As Afghanistan continues to be plagued by economic and social problems, there is one international man who can help the country get through: the United Nations. While its member states continue to debate whether to support the Taliban, the UN is still able to do more to help Afghanistan. In fact, as a global organization, it often assumes responsibilities that no other country would want to take on.
Although it was removed from the US-Taliban negotiations and the peace process in Afghanistan, the UN is now seen as a major way to help the people of Afghanistan. If countries succeed and destroy the UN by barring the organization from alliance with the Taliban, the obvious weaknesses in the UN system will be exposed. While the country waits for the Taliban to confirm its change, the UN must also change its approach and would do well to consider the following messages.
First, it is important to note that there is still a need for political stability in Afghanistan today as it was before the Taliban took over Kabul. Instead of labeling Afghanistan as a dead end, it is important to see it as a multi-year, modern and sustainable way to bring all sides together to build bridges and a better understanding of the future of Afghanistan.
With this in mind for lasting peace in Afghanistan, the UN must ensure that development solutions are effective rather than disruptive. In doing so, the peace-development-development alliance provides a powerful way to advance inclusive approaches that violate international norms for helping address the Afghan crisis.
Second, the UN can lead the way in promoting humanitarian approaches. The issue of food security is very important because Afghanistan is facing a famine and is at risk of starvation. According to the UN Food and Agriculture Organization (FAO), a severe summer drought has affected millions of farmers in Afghanistan.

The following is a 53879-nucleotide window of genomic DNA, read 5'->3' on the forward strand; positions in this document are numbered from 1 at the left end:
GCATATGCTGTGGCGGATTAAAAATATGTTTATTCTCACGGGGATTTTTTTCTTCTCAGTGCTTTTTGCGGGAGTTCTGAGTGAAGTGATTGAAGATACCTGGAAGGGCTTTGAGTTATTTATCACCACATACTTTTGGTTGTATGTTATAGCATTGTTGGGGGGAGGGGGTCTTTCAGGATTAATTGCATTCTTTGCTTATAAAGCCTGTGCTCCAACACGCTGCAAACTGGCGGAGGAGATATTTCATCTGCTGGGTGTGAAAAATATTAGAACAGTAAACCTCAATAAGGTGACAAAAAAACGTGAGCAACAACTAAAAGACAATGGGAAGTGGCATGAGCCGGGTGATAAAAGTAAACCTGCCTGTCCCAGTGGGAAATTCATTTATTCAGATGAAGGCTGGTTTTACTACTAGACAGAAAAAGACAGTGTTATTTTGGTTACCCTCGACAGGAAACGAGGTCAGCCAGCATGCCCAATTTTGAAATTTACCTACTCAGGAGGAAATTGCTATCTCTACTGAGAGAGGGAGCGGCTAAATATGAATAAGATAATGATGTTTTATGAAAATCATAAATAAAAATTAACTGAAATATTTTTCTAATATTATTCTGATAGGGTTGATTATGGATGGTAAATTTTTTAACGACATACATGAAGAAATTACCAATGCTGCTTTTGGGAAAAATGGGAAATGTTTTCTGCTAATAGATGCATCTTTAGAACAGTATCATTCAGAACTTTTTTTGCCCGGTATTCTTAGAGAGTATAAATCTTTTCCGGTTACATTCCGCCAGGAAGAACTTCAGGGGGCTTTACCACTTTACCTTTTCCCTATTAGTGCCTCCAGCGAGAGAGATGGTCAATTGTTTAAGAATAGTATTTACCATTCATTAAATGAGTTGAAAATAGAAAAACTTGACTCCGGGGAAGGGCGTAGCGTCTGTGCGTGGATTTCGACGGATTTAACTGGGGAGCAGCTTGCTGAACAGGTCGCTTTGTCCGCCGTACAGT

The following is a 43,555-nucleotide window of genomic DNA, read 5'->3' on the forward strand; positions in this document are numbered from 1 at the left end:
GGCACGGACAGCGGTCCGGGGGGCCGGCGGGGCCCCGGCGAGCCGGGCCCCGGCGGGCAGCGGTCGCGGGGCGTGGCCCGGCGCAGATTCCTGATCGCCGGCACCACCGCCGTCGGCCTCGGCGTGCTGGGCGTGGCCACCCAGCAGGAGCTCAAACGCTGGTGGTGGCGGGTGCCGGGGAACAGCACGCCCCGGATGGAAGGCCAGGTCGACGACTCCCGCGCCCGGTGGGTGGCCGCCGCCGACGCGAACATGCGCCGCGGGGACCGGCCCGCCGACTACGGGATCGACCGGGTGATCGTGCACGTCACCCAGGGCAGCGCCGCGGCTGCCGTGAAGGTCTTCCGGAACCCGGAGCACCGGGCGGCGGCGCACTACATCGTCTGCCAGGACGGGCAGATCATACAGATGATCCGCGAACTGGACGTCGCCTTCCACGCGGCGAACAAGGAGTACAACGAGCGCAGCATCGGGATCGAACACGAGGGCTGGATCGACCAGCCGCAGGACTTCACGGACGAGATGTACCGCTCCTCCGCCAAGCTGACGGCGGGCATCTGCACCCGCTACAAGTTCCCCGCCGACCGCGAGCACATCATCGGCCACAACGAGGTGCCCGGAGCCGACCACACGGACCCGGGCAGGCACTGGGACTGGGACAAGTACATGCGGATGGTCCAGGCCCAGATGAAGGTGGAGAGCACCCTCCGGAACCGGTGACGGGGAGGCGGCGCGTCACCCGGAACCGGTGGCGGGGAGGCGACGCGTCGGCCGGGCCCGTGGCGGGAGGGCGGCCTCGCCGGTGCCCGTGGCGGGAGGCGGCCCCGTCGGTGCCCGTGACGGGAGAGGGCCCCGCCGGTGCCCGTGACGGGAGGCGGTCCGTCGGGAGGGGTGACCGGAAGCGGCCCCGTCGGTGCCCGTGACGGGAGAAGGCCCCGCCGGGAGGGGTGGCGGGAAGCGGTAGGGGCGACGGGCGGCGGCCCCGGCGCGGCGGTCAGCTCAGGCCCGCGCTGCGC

To prevent further food shortages in this country, urgent action is needed. Yet humanitarian businesses as they do by importing pre-export food are a lost opportunity to support agricultural livelihoods and get the economy back faster. Along with the distribution center, there is a need for relief centers throughout the country to collect food supplies.
In the coming months, the UN can support small-scale agriculture through the purchase of human food, rehabilitation of pipelines, and aid in food security, thus helping to stabilize agriculture and transform Afghanistan.
Thirdly, meeting the needs of the people at large will require bold and innovative ways to address the various problems and challenges of working in Afghanistan without establishing dependence. In October, the UN Development Program (UNDP) announced the establishment of a People’s Economy Fund that would provide access to income for vulnerable Afghan people and small businesses that could undermine economic support and economic stability. While this is an acceptable move, there is a need for greater mobilization.
The UN can also play a key role in calling on regional governments to address issues that hamper humanitarian response. As a landlocked country, Afghanistan must rely on neighborly cooperation for assistance. Pakistan has become a natural choice for donor agencies to access resources. While the approach is important, it is dangerous to rely too much on one boundary. The UN can support a variety of ways, including through Uzbekistan and Iran.